Audrey D. Medd, a seasoned trial attorney, is a senior associate with Russo & Gould. Her practice areas include all aspects of insurance defense in both Connecticut and New York including motor vehicle accidents, premises liability and medical malpractice. Audrey has been practicing law since 2004. She has tried multiple cases to verdict in both New York and Connecticut and was even admitted pro hac vice upon request of a client to try a case in state Court located in Nashua, New Hampshire and NYC office.
Audrey is admitted to the Bar in the State of New York and the State of Connecticut, as well as the United States District Courts of the Southern and Northern District of New York and the District of Connecticut.
Recent notable decisions that Audrey won for clients include:
● Summary Judgment Granted for Defendant, FANELLI v OPPENHEIMER, Supreme Court, Ulster County, Index No.: 3392/19. Won Summary Judgment on behalf of defendant dentist in this fact specific dental malpractice case involving mini dental implants.
● Summary Judgment Granted for Defendant, BARGELLINI v GOTTESFELD, Et. Al., Supreme Court, Westchester County, Index No: 54404/2017. Won Summary Judgment on behalf of defendant physician and his practice in a complicated medical malpractice case which involved a failure to diagnose appendicitis.
Audrey earned her B.A. from University of Delaware and her J.D. from Quinnipiac University School of Law, where she earned the "Excellence in Clinical Work" award. Audrey was also a member of the Mock Trial Society and Moot Court Honor Society and served as a Senator on the Student Bar Association and an Associate Justice on the Quinnipiac University School of Law Judicial Board.
A Hudson Valley, New York native, Audrey now lives in Danbury, CT with her husband, a professional brewer, her dog, Dennis and her cat, Barley. When not in the courtroom, you can find her practicing Yoga, enjoying the craft beer scene, playing around in her craft room with some mixed media, or reading an entertaining book.
In Jackson v. 61 Warwick, LLC, et. al. Audrey secured a judgment without trial for our client in an action where plaintiff alleged mold issues in her apartment caused significant injuries. Audrey successfully challenged the legal sufficiency of the plaintiff''s Complaint through a Motion to Strike. Specifically, Audrey argued that the plaintiff could not maintain a cause of action under Connecticut General Statutes § 47a-7. After argument, Honorable James Abrams, in his well-reasoned decision, agreed with Audrey and held that "[t]he statute itself does not create a private cause of action for the tenant in the event the landlord violates any of the multiple requirements contained in Gen. Stat. § 47a-7," and struck plaintiff''s Complaint in its entirety.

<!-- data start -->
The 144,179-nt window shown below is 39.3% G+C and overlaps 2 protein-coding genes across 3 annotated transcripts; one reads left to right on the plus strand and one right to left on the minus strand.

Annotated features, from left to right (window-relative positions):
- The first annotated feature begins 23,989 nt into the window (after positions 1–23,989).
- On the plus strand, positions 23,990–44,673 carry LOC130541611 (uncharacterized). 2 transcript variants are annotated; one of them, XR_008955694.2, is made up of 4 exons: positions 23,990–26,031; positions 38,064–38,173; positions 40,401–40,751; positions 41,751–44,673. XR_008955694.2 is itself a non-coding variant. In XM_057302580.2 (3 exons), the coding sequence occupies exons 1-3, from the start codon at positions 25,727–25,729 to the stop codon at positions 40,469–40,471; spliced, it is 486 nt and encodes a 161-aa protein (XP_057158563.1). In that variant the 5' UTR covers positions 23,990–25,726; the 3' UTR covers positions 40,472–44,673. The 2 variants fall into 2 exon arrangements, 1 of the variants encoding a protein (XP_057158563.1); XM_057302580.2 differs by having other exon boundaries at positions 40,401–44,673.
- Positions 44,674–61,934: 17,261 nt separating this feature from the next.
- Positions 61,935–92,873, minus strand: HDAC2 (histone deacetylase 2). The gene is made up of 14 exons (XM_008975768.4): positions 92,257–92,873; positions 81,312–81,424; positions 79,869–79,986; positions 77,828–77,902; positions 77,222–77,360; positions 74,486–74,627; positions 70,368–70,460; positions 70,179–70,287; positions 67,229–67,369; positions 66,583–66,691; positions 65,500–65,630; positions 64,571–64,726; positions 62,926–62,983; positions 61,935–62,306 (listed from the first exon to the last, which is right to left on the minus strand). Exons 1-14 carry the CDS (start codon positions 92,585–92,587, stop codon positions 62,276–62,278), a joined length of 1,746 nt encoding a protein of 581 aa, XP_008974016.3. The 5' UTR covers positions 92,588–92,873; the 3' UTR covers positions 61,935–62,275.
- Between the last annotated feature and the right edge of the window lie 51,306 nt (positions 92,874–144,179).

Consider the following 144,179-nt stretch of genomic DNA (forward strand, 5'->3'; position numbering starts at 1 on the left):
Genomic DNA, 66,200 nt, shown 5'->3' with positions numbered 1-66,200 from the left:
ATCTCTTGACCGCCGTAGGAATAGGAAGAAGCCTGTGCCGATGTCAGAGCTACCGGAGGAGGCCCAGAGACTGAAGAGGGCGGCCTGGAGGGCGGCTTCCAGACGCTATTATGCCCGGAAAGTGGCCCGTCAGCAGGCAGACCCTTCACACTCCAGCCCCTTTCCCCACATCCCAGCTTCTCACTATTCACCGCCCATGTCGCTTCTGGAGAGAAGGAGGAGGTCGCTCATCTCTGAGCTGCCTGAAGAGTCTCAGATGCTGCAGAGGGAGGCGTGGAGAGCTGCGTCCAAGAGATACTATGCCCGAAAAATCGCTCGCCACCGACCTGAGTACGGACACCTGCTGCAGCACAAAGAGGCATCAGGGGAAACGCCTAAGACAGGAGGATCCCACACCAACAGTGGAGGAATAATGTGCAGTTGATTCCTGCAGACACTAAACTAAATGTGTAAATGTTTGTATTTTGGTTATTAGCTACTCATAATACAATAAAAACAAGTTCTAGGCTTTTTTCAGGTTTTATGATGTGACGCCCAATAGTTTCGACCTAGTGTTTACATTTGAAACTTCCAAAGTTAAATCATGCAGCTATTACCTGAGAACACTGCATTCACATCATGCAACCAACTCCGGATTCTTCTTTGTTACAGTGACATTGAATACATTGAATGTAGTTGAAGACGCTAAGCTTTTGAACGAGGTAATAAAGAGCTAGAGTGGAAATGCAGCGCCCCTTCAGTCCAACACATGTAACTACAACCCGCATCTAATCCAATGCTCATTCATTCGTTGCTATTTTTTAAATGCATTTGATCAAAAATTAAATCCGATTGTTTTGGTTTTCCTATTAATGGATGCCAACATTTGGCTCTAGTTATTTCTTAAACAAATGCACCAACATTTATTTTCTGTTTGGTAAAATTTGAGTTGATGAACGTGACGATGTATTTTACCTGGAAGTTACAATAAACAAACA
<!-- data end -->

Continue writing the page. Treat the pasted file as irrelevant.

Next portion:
On January 9, 2023, Marie Castronuovo''s motion for summary judgment was granted on behalf of our client in the case of Laura Marks v. Lessings, Inc. This case involved a plaintiff who fell down exterior steps at Whitby Castle, claiming the steps were visually confusing. To establish that the steps were not visually confusing Ms Castronuovo presented the Court with the photos of the steps marked at plaintiff''s deposition which depicted various shades of gray on each step, and a darker landing as well as a white framed threshold. She also argued that plaintiff''s expert failed to identify a Building Code violation and admitted that the steps were well lit. Plaintiff opposed the motion, arguing that the steps were an optical illusion and required a mid-handrail. This was rebutted by Ms. Castronuovo who argued that plaintiff''s expert''s opinion only provided suggestions for making the steps safer and did not identify any Building Code requiring a mid-handrail. She further cited to plaintiff''s testimony that she was looking straight ahead as she exited the building, instead of down at the staircase.
On January 3, 2023, Marie Castronuovo''s motion for summary judgment was granted on behalf of our clients in the case of Brian Crosby v. AJA Turnpike et al. Ms. Castronuovo moved for a dismissal of plaintiff''s Labor Law 200, 240 and 241 claims against various Sonic entities. Plaintiff opposed the motion, arguing that there was an agency relationship between the Sonic entities and the owner of the property and the general contractor on the job. Judge Frank Nervo agreed with Ms. Castronuovo''s argument that no agency relationship existed and that the Sonic entities were not subject to the Labor Law.